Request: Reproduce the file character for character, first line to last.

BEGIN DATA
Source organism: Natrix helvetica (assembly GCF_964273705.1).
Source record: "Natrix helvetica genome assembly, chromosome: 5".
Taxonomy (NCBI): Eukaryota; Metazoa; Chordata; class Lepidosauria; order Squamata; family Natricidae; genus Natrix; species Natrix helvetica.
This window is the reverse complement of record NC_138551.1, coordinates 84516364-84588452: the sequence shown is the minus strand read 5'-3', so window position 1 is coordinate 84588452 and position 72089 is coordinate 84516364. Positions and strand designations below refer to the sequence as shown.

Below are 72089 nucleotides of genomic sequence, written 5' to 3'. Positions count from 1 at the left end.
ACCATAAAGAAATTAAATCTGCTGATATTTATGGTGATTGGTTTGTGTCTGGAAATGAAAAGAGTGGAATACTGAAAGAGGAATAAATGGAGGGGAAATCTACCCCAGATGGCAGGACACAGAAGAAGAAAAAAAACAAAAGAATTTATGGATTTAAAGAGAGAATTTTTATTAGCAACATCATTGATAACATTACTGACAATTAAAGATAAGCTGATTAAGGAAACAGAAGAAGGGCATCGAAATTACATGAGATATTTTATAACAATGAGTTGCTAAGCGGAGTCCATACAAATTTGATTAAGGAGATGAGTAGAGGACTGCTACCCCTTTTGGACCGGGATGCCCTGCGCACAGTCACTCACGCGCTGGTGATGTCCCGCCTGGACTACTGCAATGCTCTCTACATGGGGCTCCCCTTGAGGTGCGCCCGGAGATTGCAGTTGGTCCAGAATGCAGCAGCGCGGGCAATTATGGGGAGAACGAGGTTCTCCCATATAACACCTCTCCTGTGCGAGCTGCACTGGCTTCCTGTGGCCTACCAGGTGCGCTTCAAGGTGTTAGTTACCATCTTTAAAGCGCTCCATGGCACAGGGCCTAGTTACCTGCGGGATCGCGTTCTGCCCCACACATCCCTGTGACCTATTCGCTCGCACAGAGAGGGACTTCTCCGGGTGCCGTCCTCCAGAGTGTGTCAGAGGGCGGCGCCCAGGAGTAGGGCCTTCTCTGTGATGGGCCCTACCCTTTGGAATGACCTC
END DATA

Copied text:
Source organism: Natrix helvetica (assembly GCF_964273705.1).
Source record: "Natrix helvetica genome assembly, chromosome: 5".
Taxonomy (NCBI): Eukaryota; Metazoa; Chordata; class Lepidosauria; order Squamata; family Natricidae; genus Natrix; species Natrix helvetica.
This window is the reverse complement of record NC_138551.1, coordinates 84516364-84588452: the sequence shown is the minus strand read 5'-3', so window position 1 is coordinate 84588452 and position 72089 is coordinate 84516364. Positions and strand designations below refer to the sequence as shown.

Below are 72089 nucleotides of genomic sequence, written 5' to 3'. Positions count from 1 at the left end.
ACCATAAAGAAATTAAATCTGCTGATATTTATGGTGATTGGTTTGTGTCTGGAAATGAAAAGAGTGGAATACTGAAAGAGGAATAAATGGAGGGGAAATCTACCCCAGATGGCAGGACACAGAAGAAGAAAAAAAACAAAAGAATTTATGGATTTAAAGAGAGAATTTTTATTAGCAACATCATTGATAACATTACTGACAATTAAAGATAAGCTGATTAAGGAAACAGAAGAAGGGCATCGAAATTACATGAGATATTTTATAACAATGAGTTGCTAAGCGGAGTCCATACAAATTTGATTAAGGAGATGAGTAGAGGACTGCTACCCCTTTTGGACCGGGATGCCCTGCGCACAGTCACTCACGCGCTGGTGATGTCCCGCCTGGACTACTGCAATGCTCTCTACATGGGGCTCCCCTTGAGGTGCGCCCGGAGATTGCAGTTGGTCCAGAATGCAGCAGCGCGGGCAATTATGGGGAGAACGAGGTTCTCCCATATAACACCTCTCCTGTGCGAGCTGCACTGGCTTCCTGTGGCCTACCAGGTGCGCTTCAAGGTGTTAGTTACCATCTTTAAAGCGCTCCATGGCACAGGGCCTAGTTACCTGCGGGATCGCGTTCTGCCCCACACATCCCTGTGACCTATTCGCTCGCACAGAGAGGGACTTCTCCGGGTGCCGTCCTCCAGAGTGTGTCAGAGGGCGGCGCCCAGGAGTAGGGCCTTCTCTGTGATGGGCCCTACCCTTTGGAATGACCTC